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Audit emphasised MRFs huge carbon footprint, says councillor

An angry Camden councillor has rejected interpretations of an audit that suggested commingled collections were more efficient than kerbside sort (MRW June 24).

The audit examined and compared the environmental impacts of the current commingled system (2006/07) with a kerbside sort scheme used in 2005/06.

Councillor and eco champion Alexis Rowell said the audit revealed that materials recycling facilities (MRF), where commingled recyclates are sorted, have a huge carbon footprint.

Rowell said: Commingling is a disaster in environmental terms. The carbon cost of commingling has been transferred to the MRF.

He quoted the audits conclusion which said: The carbon footprint of the whole process for the commingled collection, transfer and MRF is 77% greater than for the kerbside sorted system.

Rowell added: The audit shows that commingling is the best way to collect tonnage with minimum transport movements but as soon as you do anything to that commingled recycling the carbon cost goes up dramatically so that the life cycle carbon cost is much higher.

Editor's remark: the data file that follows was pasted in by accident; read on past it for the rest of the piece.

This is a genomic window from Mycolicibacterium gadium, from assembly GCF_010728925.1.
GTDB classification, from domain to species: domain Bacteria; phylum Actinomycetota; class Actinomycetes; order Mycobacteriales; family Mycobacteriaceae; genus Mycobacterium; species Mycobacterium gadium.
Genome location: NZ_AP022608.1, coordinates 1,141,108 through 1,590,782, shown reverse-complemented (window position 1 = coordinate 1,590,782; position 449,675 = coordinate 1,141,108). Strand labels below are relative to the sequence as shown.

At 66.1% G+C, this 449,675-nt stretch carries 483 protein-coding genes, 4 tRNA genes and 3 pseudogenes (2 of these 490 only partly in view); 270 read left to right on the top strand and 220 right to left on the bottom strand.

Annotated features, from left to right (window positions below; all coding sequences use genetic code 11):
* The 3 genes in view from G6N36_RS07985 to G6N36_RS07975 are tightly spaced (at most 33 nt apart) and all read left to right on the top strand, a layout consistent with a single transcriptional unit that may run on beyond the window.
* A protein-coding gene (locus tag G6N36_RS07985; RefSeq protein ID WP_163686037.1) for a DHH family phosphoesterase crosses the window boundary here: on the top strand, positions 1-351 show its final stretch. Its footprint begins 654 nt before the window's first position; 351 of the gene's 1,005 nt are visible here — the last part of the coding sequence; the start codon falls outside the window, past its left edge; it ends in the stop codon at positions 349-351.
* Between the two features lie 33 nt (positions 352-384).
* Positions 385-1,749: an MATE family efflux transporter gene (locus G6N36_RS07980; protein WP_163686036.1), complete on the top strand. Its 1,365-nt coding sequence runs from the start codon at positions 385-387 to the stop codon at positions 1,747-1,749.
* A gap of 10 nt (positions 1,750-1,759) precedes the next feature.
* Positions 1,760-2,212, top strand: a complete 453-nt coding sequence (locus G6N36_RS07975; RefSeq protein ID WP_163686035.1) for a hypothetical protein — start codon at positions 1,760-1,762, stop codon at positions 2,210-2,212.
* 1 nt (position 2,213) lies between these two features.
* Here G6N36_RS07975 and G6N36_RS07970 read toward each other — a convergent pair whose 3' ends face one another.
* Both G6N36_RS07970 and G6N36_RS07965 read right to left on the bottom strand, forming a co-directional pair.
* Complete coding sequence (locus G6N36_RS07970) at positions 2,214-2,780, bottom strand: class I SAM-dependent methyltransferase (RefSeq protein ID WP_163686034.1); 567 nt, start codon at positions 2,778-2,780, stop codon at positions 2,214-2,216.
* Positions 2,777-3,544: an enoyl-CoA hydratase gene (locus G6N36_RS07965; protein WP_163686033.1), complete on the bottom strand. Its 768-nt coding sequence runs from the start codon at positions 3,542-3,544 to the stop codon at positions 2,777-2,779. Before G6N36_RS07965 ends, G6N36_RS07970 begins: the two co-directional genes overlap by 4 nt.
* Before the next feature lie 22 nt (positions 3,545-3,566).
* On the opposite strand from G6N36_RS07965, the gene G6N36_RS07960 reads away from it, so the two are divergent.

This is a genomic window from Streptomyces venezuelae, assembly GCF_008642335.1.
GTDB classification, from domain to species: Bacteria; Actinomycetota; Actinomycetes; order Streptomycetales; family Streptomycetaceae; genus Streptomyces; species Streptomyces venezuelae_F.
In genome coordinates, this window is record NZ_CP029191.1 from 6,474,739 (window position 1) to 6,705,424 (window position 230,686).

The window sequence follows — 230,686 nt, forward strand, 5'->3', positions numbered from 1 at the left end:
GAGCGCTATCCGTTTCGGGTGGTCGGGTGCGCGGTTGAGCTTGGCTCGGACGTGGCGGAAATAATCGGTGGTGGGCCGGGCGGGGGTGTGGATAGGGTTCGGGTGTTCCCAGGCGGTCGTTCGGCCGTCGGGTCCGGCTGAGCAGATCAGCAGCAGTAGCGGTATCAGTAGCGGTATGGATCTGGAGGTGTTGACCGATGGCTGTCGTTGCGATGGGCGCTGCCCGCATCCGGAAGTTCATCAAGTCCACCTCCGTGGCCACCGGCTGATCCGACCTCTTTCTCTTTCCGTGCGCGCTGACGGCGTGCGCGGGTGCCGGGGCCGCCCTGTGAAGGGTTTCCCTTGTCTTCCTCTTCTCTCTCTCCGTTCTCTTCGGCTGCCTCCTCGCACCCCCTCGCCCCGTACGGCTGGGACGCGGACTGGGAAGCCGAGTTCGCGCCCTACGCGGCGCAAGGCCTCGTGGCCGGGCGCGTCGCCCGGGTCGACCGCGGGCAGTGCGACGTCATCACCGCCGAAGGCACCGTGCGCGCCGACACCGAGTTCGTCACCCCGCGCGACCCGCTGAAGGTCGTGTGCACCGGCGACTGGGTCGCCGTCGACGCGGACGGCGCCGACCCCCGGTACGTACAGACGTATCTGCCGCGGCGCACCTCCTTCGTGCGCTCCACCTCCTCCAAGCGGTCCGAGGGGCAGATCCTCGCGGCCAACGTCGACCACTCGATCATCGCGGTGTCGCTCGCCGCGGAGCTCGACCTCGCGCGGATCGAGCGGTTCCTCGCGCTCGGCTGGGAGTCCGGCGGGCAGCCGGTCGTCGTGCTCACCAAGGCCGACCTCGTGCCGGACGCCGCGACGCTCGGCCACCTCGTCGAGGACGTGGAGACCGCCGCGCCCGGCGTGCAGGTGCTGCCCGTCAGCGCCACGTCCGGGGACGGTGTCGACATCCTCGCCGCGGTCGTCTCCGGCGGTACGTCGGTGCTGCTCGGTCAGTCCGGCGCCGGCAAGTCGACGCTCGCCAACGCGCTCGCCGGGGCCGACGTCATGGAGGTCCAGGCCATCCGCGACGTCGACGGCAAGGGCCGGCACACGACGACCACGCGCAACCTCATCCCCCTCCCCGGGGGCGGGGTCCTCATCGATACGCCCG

He said that crushing recyclates in the back of trucks, then spending money to separate it at MRFs was not very green because paper gets contaminated with glass so no British papermaker can turn it into recycled paper.

He explained that the audit suggested trying separate paper and cardboard collections which could be sent directly to reprocessors.

I think we should move to a system of four collections a week: fibres (paper and cardboard); containers (metal, plastic and glass); residual waste; and food waste, he added.

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